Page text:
This no longer seems to be a bad spell but more of a prolonged decline for Oblak, and Atlético may need to start thinking about the future. Ivo Grbić, his back-up, has done little to suggest that he would be a worthy successor, and Atleti’s limited transfer budget means that forward planning is essential. Unlike in the past, when succession planning was key in goal and eventually led to Oblak’s introduction, there is nobody obvious lined up.

3. Is this Atleti’s best midfield?

Looking at the teamsheet before the game, many Atlético fans would have argued that a midfield three of Koke, Pablo Barrios and Rodrigo de Paul is as strong as it can get based on form from this season and overall quality. There was excitement about how they could play together, given that Barrios’ injury coincided with Koke’s return, and hope about how it could work out.

In truth, it would be unfair to judge the trio on the 90 minutes that took place on the Canary Islands. Las Palmas overpowered them in the middle, outnumbering them and drawing out extra men who came from Atleti’s five-man defensive unit — meaning that they lacked men in the middle to engage in a dynamic physical battle with an impressive Kirian and Javi Muñoz.


Barrios was arguably the pick of the midfield three, winning a match-high three fouls and winning six duels, showing that he wasn’t afraid to get stuck into the battle. He was left more exposed when dropping into the holding role later on, but continued to look composed and created a chance in the closing stages in what would be only his fourth full 90 minutes in the first team.

De Paul’s suspension means that he won’t be available to repeat in the 11 in the middle against Celtic, but it shows an interesting method which Simeone could consider in the weeks ahead.

4. What were those substitutions?

Those watching Friday night saw a very unusual situation unfold. Simeone left behind his partido a partido philosophy and instead turned his attentions to next week’s Champions League clash with Celtic, all while losing away from home against a team that Atlético should beat. It’s something that has happened so few times during his almost 11 years in charge that you could probably count it on one hand.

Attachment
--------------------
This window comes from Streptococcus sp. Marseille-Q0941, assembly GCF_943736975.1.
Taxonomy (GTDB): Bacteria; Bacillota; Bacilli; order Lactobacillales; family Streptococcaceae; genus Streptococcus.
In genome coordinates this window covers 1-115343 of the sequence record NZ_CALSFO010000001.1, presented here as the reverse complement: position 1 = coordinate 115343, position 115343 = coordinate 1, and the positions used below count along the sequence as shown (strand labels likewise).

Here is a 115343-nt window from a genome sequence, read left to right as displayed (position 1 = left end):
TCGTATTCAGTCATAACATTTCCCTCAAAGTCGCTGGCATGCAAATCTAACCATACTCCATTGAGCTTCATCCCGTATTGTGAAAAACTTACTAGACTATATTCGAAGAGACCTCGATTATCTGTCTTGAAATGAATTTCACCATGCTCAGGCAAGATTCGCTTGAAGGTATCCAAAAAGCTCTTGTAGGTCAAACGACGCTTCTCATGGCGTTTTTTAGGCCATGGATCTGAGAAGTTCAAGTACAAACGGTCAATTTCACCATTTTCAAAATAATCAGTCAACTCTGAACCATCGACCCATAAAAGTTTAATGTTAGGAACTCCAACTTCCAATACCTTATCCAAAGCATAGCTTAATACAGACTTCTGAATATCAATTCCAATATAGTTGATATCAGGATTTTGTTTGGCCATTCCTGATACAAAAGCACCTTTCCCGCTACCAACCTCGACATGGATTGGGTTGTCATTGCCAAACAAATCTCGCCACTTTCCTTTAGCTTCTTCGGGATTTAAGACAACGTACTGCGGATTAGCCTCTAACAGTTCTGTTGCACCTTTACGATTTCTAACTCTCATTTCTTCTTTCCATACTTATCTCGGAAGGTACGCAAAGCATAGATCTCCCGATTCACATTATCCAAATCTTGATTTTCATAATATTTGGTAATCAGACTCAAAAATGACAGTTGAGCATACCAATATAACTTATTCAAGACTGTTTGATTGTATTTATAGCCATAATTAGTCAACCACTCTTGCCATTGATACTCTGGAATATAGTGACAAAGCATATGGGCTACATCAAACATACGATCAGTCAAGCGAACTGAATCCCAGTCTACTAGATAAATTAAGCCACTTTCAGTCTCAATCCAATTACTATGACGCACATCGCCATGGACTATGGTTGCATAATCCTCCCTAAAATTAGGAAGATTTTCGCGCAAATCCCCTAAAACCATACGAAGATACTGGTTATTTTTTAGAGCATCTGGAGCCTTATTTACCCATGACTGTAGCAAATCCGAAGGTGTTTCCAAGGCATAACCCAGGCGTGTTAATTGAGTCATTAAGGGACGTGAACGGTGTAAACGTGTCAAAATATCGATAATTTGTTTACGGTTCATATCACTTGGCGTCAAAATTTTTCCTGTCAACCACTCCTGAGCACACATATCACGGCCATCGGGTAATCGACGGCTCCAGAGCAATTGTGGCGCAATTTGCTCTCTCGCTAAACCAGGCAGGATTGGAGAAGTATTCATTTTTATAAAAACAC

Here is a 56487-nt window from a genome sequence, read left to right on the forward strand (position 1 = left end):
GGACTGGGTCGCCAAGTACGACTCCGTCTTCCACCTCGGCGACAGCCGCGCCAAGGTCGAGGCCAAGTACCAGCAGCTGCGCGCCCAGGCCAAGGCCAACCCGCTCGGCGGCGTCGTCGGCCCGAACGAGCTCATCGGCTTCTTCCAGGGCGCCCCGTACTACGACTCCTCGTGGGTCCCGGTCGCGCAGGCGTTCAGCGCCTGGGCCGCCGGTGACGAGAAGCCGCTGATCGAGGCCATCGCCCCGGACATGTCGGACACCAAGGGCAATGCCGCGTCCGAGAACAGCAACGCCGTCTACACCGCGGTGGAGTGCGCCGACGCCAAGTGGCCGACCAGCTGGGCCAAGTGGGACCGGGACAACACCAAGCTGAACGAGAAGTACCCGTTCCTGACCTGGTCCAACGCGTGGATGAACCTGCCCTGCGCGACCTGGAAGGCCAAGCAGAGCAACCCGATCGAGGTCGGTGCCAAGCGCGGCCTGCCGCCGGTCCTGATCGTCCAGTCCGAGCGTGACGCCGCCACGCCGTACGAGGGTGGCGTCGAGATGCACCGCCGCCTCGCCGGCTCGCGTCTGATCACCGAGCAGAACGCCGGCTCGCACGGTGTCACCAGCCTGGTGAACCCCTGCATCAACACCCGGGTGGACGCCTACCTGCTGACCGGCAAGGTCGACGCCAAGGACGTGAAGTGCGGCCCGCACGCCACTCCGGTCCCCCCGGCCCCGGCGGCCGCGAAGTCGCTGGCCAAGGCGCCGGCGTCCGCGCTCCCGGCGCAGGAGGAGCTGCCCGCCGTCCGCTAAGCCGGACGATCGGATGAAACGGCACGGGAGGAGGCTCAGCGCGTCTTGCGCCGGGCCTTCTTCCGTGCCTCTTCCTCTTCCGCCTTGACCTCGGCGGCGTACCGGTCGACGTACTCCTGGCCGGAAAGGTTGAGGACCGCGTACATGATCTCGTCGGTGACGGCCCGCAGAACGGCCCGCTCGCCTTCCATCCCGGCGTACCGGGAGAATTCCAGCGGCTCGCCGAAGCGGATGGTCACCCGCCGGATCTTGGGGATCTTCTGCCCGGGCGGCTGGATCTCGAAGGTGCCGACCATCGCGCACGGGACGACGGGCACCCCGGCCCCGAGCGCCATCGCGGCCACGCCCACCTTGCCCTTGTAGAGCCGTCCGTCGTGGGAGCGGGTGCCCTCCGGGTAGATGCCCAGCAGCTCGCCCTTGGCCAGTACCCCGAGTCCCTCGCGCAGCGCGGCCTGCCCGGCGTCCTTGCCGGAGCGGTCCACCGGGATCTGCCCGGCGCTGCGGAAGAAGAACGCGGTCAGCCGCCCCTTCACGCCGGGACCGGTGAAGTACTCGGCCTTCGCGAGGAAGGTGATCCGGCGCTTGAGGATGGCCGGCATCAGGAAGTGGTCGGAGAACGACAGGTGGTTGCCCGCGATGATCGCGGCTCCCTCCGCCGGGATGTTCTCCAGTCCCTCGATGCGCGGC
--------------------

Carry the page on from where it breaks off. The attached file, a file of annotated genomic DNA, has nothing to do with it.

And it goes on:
On 60 minutes at 1-0 down, Simeone took off Koke and Antoine Griezmann, the two leaders of his team, and replaced them with Marcos Llorente and Ángel Correa, while de Paul was substituted for Saúl Ñíguez only five minutes later. To take off three players with such a substantial influence was always a brave move from Simeone, and it ultimately backfired in the short-term.

Squad depth continues to be a concern for Atlético, and Simeone is seeing that he cannot afford to rotate his key starters like these three players. If it was his desire to give them some rest before Tuesday night’s crucial Champions League game, which makes sense, his issue came in that they didn’t get the job done and put Atleti into a comfortable position before the time when Simeone wanted to take them off.

The coach also wasn’t helped by the fact that his substitutes disappointed. Llorente and Correa are both players with the potential to change a game, and Saúl’s form this season has been impressive, but all three failed to produce, and Sául had one of his worst outings to date this campaign. The only substitution to come out with any credit was Josema Giménez as he continued to regain momentum following his injury layoff.